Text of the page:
Although Oklahoma and Texas said this week that they intended to “honor their existing grant of rights agreements,” the Big 12 became openly angry. Its commissioner, Bob Bowlsby, lashed out at the schools and at ESPN, which he believed was helping to orchestrate a raid on his league and was destabilizing it. Bowlsby even sent ESPN, which pays the Big 12 over $100 million a year for television rights, a cease and desist letter, to which the company responded by denying any wrongdoing.
The planned switches by Oklahoma and Texas have created intense pressure on other conferences. The American Athletic Conference, which, like the Big 12, is based in Irving, Texas, may bolster its roster, which includes top Group of 5 teams like Cincinnati, Central Florida and Houston. The Big Ten, the powerhouse with programs like Ohio State and Wisconsin, has been the richest league in college sports and was already grappling with how it would counter the SEC’s mounting power. The Pac-12, spurned 11 years ago by the Sooners and the Longhorns and now routinely excluded from the football playoff, could look to sweep in new members.
Some could be drawn from the Big 12. The remaining eight schools — Baylor, Iowa State, Kansas, Kansas State, Oklahoma State, Texas Christian, Texas Tech and West Virginia — have stellar athletic programs in their ranks, especially in men’s basketball, but are unlikely to draw as much attention and money as they did when Oklahoma and Texas were a part of the conference package.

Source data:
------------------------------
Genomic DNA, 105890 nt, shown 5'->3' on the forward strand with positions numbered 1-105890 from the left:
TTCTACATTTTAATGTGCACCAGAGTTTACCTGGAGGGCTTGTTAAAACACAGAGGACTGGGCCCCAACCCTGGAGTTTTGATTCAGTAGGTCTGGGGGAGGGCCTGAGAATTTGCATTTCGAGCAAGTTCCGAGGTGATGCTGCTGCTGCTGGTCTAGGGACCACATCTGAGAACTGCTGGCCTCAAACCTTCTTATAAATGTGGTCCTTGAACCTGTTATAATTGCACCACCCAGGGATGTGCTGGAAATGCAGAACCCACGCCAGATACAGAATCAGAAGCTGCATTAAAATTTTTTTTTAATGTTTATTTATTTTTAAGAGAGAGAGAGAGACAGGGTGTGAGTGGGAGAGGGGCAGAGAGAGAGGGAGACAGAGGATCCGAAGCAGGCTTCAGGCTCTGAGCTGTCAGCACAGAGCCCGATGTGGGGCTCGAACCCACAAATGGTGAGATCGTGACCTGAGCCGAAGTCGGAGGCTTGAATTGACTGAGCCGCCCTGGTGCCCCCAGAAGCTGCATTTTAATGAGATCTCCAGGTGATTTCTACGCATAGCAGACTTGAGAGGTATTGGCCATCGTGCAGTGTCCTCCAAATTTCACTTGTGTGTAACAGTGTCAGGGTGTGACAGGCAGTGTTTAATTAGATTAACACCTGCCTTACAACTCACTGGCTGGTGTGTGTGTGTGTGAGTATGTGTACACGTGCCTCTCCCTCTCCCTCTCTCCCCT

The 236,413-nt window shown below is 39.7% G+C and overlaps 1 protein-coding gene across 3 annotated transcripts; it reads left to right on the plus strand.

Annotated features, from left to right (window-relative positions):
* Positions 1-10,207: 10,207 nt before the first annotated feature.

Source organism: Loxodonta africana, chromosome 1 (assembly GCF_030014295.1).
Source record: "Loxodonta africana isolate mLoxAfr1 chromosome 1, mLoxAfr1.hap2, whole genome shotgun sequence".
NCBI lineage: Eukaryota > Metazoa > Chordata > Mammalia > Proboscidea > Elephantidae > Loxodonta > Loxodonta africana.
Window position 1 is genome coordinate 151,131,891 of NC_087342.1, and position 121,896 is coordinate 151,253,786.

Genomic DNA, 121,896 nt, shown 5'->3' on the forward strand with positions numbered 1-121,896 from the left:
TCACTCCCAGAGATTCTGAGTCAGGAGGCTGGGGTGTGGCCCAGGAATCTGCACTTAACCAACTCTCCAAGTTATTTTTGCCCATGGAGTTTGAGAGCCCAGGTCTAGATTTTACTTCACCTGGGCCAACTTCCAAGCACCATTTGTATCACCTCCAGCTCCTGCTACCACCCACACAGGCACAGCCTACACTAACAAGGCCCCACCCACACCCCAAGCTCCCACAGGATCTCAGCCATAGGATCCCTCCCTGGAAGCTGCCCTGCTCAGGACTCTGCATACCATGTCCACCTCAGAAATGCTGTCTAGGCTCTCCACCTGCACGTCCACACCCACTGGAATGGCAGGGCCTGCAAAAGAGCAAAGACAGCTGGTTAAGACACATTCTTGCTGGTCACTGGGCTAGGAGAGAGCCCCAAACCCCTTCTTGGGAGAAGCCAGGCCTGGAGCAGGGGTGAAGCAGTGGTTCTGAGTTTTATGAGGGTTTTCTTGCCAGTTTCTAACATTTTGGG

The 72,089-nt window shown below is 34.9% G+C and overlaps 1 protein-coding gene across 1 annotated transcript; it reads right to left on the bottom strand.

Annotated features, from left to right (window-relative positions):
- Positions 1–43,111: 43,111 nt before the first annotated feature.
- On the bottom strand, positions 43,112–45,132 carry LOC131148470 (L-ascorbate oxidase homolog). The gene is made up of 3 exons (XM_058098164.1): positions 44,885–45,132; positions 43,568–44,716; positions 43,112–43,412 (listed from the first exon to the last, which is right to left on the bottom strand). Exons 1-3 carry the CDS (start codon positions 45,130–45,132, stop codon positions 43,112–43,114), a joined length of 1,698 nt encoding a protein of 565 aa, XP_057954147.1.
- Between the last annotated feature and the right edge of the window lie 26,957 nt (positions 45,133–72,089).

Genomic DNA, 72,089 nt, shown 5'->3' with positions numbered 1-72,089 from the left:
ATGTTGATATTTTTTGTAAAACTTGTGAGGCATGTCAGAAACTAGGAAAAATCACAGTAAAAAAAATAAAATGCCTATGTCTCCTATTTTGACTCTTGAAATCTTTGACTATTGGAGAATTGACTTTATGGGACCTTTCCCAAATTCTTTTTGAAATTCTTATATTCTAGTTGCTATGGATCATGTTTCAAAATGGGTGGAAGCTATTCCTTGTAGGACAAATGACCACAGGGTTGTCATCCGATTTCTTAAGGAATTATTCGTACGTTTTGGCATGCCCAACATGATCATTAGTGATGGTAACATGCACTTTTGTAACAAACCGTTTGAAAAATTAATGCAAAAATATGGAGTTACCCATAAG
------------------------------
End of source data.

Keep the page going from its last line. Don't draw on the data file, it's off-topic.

Whether the conference will ultimately respond with a public legal battle is not yet clear, but officials around the league have made their disgust plain. Kayse Shrum, Oklahoma State’s president, complained this week that any talks between the SEC and Texas and Oklahoma amounted to “a clear breach” of the Big 12’s rules.
“It is difficult to understand how an Oklahoma institution of higher education would follow the University of Texas to the detriment of the state of Oklahoma,” she said.
But in the hours after the SEC’s vote Thursday night, Bowlsby adopted a tone that appeared more resigned.
“Despite our concerns for the process and for the overall health of college athletics,” he said, “we will do everything possible to make sure that the student-athletes at both universities enjoy an excellent experience throughout the remaining four years of their participation and competition in the Big 12 Conference.”
Just a few weeks earlier, he had declared that “a lot of the motivation for realignment is no longer there.”
“Not to say it couldn’t happen,” he added on July 14, “but it’s not one of the things that keeps me up at night.”